Wed 27 Sep 2017
Read other related stories: Cooking , General Smoking Information
IS THE FOOD INDUSTRY CULPABLE FOR THE SPREAD OF OAK TREE MORTALITY?
In a previously published article about the food industry, we discussed the negative outcome as it relates to sales dollars when brands elect to go into the wood-fired cooking arena without researching anything about wood for cooking. Let’s take a step further and explore the actual wood and potential risks to that commodity when a brand fails to carry out a menu plan. Thus abandoning the wood-fired cooking concept.
I often wonder if the public is aware of all the pest infestations that are currently plaguing our country as a direct result of the movement of wood. Correction, that occurred due to global trade. Yes, it is the use of imported goods on wooden packaging materials in addition to imported plants that have resulted in infestations around our country. Each year, this risk of infestation continues to rise and frankly, I opine that it isn’t all due to importation.
What if the food industry is really the key exacerbator to this problem?
Emerald Ash Borer, Hemlock Woolly Adelgid, White Pine Blister, Gypsy Moth, Beech Bark Disease, Sirex Wood Wasp, Winter Moth, Dutch Elm Disease, Dogwood Anthracnose, Butternut Canker, Sudden Oak Death, Balsam Woolly Adelgid. These are just some of the infestations that are being tracked in the USA. Let’s take a closer look at one hardwood species that is of great concern to me: Oak.
It is the hardwood of choice when it comes to restaurants likely due to all the hype from the state of Texas when it comes to barbecue. They like their beef (brisket specifically) and they like it cooked over oak. As mentioned in our article “When A Flop Could Have Been A Success,” there were two franchise brands in particular, that banked on only oak for the success of their wood-fired menu items: Red Lobster and Applebee’s Bar & Grill.
The Food Industry
Red Lobster has over 700 locations while Applebee’s Bar & Grill has nearly 2000 locations. Now process those numbers. By sourcing it from whatever suppliers they can locate and then putting it into the food industry distribution network to be delivered with other restaurant goods including foods items like produce, spices, herbs, etc. Given the enactment of the FDA’s Food Safety Modernization Act (FSMA), we are starting to address some concerns related to the food industry. Unfortunately, the use of wood, more specifically firewood in restaurant kitchens, has not been identified as a need when it comes to health. Why?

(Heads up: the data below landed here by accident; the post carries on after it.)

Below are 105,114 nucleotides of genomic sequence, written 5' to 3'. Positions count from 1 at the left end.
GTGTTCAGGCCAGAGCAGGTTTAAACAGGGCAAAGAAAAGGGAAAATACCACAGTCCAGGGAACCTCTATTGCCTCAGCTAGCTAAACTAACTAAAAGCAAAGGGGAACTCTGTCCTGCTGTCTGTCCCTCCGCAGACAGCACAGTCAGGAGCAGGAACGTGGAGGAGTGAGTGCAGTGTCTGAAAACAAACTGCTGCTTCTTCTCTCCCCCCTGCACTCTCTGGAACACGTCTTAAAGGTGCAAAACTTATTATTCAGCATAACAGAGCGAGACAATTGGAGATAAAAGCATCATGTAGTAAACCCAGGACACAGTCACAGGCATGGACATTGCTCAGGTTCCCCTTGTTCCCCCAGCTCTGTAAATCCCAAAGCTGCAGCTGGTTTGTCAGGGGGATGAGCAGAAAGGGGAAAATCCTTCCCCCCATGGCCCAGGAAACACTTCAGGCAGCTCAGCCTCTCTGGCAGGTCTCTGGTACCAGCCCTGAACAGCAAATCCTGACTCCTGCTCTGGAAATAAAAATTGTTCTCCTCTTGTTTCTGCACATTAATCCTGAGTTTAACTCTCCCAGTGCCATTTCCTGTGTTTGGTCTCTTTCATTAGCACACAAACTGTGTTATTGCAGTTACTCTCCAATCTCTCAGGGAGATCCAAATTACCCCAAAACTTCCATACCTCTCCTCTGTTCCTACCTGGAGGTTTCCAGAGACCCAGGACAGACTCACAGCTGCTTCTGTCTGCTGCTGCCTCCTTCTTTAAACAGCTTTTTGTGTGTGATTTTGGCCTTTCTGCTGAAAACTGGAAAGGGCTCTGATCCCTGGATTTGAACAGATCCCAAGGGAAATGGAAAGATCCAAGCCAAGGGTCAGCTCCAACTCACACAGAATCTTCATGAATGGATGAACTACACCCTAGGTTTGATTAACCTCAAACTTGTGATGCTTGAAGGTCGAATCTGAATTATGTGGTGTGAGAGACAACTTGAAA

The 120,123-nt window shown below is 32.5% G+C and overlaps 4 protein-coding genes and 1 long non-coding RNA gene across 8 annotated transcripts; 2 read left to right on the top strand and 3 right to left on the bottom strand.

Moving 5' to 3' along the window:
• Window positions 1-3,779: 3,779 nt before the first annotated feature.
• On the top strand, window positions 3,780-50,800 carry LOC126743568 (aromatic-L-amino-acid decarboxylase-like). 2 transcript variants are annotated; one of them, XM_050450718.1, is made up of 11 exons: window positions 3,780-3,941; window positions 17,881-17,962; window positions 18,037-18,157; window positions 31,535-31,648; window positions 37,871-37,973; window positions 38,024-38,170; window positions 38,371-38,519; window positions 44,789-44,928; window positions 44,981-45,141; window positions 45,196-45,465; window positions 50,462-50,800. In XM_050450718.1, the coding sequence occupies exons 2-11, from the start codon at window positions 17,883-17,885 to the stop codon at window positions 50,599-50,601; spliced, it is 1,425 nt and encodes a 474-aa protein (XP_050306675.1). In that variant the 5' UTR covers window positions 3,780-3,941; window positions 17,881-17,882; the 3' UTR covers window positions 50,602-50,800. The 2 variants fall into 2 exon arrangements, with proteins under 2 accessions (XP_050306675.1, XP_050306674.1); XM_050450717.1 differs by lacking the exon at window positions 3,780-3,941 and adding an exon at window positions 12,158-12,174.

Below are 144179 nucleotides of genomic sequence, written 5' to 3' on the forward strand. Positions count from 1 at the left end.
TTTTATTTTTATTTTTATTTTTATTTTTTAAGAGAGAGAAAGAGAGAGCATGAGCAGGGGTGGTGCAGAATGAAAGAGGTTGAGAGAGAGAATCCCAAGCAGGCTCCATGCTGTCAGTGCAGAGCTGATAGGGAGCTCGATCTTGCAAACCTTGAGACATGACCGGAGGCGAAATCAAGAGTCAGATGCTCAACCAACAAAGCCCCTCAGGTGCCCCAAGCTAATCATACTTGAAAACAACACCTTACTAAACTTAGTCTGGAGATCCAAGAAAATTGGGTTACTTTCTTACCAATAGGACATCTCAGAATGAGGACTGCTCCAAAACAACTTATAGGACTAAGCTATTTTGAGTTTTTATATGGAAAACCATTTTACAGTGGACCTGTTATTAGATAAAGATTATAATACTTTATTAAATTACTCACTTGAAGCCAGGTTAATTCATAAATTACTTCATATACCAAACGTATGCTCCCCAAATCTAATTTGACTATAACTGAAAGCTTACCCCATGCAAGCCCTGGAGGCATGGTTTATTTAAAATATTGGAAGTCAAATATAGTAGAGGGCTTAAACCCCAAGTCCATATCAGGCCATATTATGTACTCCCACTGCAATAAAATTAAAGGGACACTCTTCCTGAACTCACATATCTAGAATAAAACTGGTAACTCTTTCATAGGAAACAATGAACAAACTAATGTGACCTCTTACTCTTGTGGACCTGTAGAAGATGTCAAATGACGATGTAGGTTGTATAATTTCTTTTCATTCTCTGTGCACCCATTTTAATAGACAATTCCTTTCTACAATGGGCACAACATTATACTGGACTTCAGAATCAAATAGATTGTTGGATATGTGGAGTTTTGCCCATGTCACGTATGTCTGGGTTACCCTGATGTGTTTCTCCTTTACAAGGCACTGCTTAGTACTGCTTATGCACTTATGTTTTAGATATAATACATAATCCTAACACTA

Although Red Lobster has kept alive some of its wood-fired menu items and Applebee’s Bar & Grill is still attempting to get some life out of their wood-fired steaks, I state that these plans failed terribly. So, what happened to all the wood that was meant for these restaurants? Did it get thrown into a dumpster at each location to be transported to a landfill? Did employees volunteer to take some as firewood and transported it to their homes ignoring laws in place to stop the movement of firewood? Could some supply still be sitting idle in food distribution centers?
It appears clear that we need to start with this commodity called wood and delineate regulations when it comes to using this for cooking. Rather than mass labeling all wood as appropriate for cooking, when its intended for human consumption. How long before we realize that deforestation from the spread of pest disease has been aided by the restaurant industry? If we start to question what that wood-fired steak, salmon, or chicken was cooked over, we will understand how little is known about the cooking wood being used.